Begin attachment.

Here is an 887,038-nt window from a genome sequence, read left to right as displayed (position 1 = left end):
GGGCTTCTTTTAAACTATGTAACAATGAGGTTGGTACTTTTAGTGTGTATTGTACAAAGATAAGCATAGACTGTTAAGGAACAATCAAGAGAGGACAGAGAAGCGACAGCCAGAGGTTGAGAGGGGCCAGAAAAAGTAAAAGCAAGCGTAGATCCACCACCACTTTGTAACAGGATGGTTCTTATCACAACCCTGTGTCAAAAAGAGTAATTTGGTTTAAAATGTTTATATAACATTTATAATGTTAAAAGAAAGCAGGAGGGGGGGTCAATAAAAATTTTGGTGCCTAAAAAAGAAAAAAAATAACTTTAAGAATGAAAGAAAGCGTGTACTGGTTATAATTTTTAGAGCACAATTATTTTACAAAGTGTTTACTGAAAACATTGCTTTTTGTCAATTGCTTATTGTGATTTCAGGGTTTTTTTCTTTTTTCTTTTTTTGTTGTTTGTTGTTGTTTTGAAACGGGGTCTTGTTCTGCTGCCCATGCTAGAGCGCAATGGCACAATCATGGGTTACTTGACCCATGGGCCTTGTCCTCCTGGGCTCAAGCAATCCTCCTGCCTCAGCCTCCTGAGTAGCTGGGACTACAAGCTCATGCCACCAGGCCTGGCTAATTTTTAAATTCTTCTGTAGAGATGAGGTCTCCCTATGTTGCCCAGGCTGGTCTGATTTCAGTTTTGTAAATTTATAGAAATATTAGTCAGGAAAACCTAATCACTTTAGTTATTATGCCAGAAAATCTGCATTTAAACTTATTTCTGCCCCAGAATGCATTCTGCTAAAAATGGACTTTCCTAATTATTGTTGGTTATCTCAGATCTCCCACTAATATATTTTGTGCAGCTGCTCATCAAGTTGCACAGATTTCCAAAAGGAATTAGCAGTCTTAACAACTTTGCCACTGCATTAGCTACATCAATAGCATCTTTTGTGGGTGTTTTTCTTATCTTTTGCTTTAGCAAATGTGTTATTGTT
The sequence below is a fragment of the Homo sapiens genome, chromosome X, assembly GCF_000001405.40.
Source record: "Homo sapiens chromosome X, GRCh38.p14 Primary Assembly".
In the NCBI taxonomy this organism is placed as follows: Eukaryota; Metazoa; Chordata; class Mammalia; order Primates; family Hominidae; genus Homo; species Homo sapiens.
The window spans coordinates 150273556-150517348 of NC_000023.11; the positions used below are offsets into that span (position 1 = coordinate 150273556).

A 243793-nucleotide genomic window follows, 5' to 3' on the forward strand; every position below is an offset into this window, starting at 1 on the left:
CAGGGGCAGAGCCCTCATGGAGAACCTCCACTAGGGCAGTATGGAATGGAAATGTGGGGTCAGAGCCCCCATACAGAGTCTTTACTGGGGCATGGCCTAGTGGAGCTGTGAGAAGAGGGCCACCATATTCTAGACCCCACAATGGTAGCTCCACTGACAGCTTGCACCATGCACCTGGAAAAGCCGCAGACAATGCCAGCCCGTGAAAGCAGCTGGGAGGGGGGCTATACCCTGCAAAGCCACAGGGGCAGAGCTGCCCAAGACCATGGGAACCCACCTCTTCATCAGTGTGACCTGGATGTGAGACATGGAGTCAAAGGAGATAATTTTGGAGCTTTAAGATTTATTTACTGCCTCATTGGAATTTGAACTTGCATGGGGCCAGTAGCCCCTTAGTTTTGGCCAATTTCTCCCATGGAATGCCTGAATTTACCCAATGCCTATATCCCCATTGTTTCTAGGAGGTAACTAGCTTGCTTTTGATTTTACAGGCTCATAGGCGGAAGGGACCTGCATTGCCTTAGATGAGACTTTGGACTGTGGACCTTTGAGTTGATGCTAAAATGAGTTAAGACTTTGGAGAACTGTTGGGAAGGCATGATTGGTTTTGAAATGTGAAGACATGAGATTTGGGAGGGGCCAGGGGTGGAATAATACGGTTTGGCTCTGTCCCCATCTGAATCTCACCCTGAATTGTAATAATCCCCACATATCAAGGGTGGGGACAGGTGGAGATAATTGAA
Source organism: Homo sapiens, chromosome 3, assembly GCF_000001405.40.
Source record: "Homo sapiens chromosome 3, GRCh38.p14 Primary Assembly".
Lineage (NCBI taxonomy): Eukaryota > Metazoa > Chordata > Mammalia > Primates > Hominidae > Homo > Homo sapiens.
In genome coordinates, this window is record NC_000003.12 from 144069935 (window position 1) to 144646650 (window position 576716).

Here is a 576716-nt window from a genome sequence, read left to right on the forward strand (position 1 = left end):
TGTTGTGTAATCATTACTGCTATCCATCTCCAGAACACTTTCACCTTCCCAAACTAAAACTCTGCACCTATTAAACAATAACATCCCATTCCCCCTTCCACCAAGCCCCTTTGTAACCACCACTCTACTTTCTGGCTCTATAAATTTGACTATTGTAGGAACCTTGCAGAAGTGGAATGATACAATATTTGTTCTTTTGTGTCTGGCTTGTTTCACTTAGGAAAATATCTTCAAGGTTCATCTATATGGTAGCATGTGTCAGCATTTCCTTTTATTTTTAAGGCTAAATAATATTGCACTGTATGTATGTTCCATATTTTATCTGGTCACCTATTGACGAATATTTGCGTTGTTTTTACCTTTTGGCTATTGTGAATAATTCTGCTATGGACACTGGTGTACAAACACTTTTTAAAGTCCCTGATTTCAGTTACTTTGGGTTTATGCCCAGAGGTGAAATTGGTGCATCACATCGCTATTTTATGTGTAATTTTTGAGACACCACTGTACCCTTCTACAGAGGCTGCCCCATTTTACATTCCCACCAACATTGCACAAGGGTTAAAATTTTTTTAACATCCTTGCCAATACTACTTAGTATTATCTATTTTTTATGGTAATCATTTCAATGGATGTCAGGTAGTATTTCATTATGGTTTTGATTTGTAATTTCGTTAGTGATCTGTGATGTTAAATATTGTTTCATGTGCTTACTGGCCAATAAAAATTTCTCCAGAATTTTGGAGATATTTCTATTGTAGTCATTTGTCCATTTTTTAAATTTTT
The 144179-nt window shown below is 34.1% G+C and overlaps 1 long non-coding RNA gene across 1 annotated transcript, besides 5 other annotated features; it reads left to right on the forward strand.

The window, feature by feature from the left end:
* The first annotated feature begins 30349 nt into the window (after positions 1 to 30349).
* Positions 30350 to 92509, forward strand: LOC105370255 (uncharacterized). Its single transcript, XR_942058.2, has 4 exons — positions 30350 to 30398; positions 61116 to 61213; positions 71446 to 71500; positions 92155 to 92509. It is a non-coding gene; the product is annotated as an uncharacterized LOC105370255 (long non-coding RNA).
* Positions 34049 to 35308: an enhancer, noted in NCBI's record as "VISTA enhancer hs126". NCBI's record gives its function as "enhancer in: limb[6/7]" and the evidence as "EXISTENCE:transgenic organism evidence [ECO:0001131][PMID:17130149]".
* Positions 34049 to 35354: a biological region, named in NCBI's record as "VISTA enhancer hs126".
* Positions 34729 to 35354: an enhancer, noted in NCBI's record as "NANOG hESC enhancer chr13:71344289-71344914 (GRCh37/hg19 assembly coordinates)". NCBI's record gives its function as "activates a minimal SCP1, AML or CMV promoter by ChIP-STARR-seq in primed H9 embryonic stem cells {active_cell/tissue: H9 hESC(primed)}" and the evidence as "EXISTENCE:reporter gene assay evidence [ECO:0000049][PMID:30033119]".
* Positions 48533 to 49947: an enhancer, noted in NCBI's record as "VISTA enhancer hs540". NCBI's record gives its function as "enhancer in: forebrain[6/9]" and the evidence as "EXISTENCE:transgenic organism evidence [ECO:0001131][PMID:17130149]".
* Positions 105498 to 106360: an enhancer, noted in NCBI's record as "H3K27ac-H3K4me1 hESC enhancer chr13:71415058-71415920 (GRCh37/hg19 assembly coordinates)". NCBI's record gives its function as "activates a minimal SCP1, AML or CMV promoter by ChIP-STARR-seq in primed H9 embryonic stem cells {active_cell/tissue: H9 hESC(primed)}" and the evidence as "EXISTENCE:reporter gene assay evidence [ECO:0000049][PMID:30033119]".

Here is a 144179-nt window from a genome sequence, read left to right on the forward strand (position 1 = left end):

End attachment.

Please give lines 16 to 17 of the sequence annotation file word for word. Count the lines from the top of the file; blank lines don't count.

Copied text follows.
The window, feature by feature from the left end:
* The first annotated feature begins 30349 nt into the window (after positions 1 to 30349).